A key task of every agency in supporting growth and innovation is creating a budget. However, with the traditional approach to budgeting, delays often take place, opportunities are lost, and innovation is hindered. A lean model provides a better solution to this, as it is focused on value streams and allows for accurate allocation of funds.
Budgeting the Old Way
If your agency is like most others, you create a budget for the coming year based on the total spending over the last year. Public leaders look at the projects completed the previous year, including the usual expenses incurred, and make the decision out of it. The only problem is that your annual budget is one large estimate that is never accurate. Also, you never know what can happen in year ahead. Therefore, having a rigid annual budget forecast proves to be ineffective as it creates constraints for your organization in terms of responsiveness, growth, and leveraging opportunities.
Budgeting the Lean Way
Lean budgeting is a more efficient way to establish a sustainable financial framework and supports innovation, growth and opportunities. The lean approach involves evaluation of working systems to determine which gives more value to the agency. These value streams will have a lasting impact on your organization. Also, more focus is given on improving processes that will greatly reduce overhead. Lean budgeting emphasizes resource pooling where people can move from team to team, which further enhances their creativity, productivity, and competency.
Below are five tips for public managers looking to get started with lean budgeting.
- Lean budgets are sprints, not marathons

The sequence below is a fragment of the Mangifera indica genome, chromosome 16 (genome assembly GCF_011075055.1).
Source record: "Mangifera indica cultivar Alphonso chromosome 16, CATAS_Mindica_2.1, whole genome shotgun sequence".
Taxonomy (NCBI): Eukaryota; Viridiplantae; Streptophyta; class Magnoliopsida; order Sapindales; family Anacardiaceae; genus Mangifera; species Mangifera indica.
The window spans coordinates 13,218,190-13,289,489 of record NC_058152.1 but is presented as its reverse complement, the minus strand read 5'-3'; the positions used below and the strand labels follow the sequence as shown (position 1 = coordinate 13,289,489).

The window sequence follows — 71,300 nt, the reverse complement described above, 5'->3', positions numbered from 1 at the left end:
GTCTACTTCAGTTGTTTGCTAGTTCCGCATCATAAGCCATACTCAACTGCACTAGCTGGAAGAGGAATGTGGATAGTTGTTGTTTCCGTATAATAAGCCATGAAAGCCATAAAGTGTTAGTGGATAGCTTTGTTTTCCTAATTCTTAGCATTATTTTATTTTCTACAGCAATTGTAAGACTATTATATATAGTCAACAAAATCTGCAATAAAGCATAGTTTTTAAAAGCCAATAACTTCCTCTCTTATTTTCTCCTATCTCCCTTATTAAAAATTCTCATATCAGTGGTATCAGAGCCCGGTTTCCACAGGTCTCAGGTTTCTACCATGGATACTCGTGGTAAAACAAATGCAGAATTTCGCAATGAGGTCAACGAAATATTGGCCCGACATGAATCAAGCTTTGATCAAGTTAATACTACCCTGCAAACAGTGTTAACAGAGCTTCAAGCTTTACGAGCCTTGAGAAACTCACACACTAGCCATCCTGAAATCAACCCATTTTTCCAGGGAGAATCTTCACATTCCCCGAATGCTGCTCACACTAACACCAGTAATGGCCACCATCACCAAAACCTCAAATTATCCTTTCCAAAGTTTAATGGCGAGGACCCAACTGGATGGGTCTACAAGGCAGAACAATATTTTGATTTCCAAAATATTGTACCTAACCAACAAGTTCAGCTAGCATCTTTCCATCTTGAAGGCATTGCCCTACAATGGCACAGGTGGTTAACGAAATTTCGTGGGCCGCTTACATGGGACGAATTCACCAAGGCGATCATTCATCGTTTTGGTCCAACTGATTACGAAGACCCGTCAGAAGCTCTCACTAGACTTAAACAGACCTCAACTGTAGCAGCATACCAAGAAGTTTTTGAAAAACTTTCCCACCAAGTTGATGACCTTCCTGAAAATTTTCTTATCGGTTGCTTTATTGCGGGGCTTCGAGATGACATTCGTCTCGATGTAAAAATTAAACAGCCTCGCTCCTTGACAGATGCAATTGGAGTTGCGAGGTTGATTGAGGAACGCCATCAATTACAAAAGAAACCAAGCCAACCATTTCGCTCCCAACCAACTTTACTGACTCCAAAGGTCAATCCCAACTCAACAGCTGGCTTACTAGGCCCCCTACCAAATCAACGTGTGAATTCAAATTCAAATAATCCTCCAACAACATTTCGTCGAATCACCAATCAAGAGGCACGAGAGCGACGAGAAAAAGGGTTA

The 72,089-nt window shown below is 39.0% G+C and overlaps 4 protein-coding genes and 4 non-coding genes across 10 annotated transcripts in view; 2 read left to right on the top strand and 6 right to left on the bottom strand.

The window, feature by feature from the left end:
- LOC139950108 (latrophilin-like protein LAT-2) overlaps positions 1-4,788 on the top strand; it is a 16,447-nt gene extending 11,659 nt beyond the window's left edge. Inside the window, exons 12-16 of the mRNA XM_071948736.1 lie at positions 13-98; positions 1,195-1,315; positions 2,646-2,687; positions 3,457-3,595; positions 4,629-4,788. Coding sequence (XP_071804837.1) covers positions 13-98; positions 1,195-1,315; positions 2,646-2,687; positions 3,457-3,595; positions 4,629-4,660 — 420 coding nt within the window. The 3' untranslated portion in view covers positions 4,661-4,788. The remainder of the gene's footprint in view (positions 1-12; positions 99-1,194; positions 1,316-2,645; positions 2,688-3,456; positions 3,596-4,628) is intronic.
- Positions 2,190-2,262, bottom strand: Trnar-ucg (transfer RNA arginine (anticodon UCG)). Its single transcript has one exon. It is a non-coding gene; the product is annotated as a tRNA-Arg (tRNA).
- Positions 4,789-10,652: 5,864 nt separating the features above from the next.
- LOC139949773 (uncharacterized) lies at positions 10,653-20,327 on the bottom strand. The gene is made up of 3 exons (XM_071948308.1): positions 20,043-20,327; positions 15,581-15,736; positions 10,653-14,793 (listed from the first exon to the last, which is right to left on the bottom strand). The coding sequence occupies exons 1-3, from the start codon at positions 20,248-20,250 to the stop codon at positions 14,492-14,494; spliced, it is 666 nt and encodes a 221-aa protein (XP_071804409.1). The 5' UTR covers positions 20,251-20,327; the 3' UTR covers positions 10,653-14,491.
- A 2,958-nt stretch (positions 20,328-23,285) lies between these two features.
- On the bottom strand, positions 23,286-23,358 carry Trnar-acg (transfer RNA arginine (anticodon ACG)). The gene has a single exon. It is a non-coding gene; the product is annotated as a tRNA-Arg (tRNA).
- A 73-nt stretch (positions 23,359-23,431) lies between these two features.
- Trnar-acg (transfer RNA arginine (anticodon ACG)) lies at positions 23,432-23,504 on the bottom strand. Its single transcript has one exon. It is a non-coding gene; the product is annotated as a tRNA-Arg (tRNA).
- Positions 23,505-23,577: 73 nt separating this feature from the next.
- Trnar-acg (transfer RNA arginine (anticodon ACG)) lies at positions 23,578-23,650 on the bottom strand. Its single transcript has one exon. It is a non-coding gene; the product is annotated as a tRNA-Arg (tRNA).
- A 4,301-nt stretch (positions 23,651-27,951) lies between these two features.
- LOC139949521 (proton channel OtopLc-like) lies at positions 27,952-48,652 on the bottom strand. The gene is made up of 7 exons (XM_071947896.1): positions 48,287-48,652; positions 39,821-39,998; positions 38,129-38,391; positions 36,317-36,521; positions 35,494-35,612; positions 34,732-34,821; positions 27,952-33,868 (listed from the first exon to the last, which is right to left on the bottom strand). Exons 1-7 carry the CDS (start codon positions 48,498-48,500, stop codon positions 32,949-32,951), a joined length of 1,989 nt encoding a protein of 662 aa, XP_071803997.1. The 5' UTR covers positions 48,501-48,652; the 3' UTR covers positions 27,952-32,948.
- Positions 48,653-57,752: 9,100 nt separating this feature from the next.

Public managers must approach lean budgeting in “sprints”, either monthly or quarterly. Because you have a clear vision of the projects that are lined up, you can easily calculate how much each sprint is going to cost. There is a ‘team cost’ which is based on an hourly or fixed rate. Since projects are made of sprints – smaller tasks or milestones – it is easy to determine how long the project will take. Ultimately, you can compute how much your team will cost per project. So regardless of the movement of team members, your lean budget is not affected. In addition to the sprint lengths and work hours, you also take into account all your other project costs, such as the hardware, software, licenses and supplies your team needs.
- Put more emphasis on value, not cost
Every public manager knows that the value of a project is worth more than the price tag attached to it. When brainstorming on projects or initiatives, every team must ask the critical question – how is it going to benefit the agency? Putting more emphasis on value helps public managers come up with ways to enhance the agency’s growth.
- Base milestones on objective evaluation
As mentioned, it is important to assess each sprint to ensure that the succeeding sprints are on the right track. However, it is equally important to get feedback quickly. Thus, developing a structured evaluation process is set up, involving key stakeholders and team members.
- Adjust value stream budgets over time
Value streams don’t launch or fund themselves. Funding will vary based on business needs. Supposedly, these budgets should be adjusted twice annually. Lower than that, the budget becomes too rigid and limits agility. Too much, the agency may seem very agile that it almost creates uncertainty as to the company’s ability to commit to a near-term course of action.
- Work to adopt a frugal culture across the entire organization
Adopting frugality within your agency creates a culture wherein people are focused on performance, and not on gaming the system. Why fly when you can drive? Why get individual rooms where people can bunk up? Why get new equipment when you can refurbish the old one?
Charles Lewing is a GovLoop Featured Contributor. A Louisiana native, he graduated from McNeese State University in 1999 with a Bachelor of Science Degree in Finance. He later earned his MBA in 2001. He relocated to Houston, Texas and worked in various finance and accounting roles for number of healthcare organizations. In 2016, he relocated to West Texas to pursue a career in public financial leadership. He currently serves as the Reeves County Auditor. Charles is very passionate about inclusive management, LEAN six sigma, and improving operational efficiency through leveraging technology. In his spare time, he enjoys spending time in the outdoors and reading spy novels. You can read his posts here.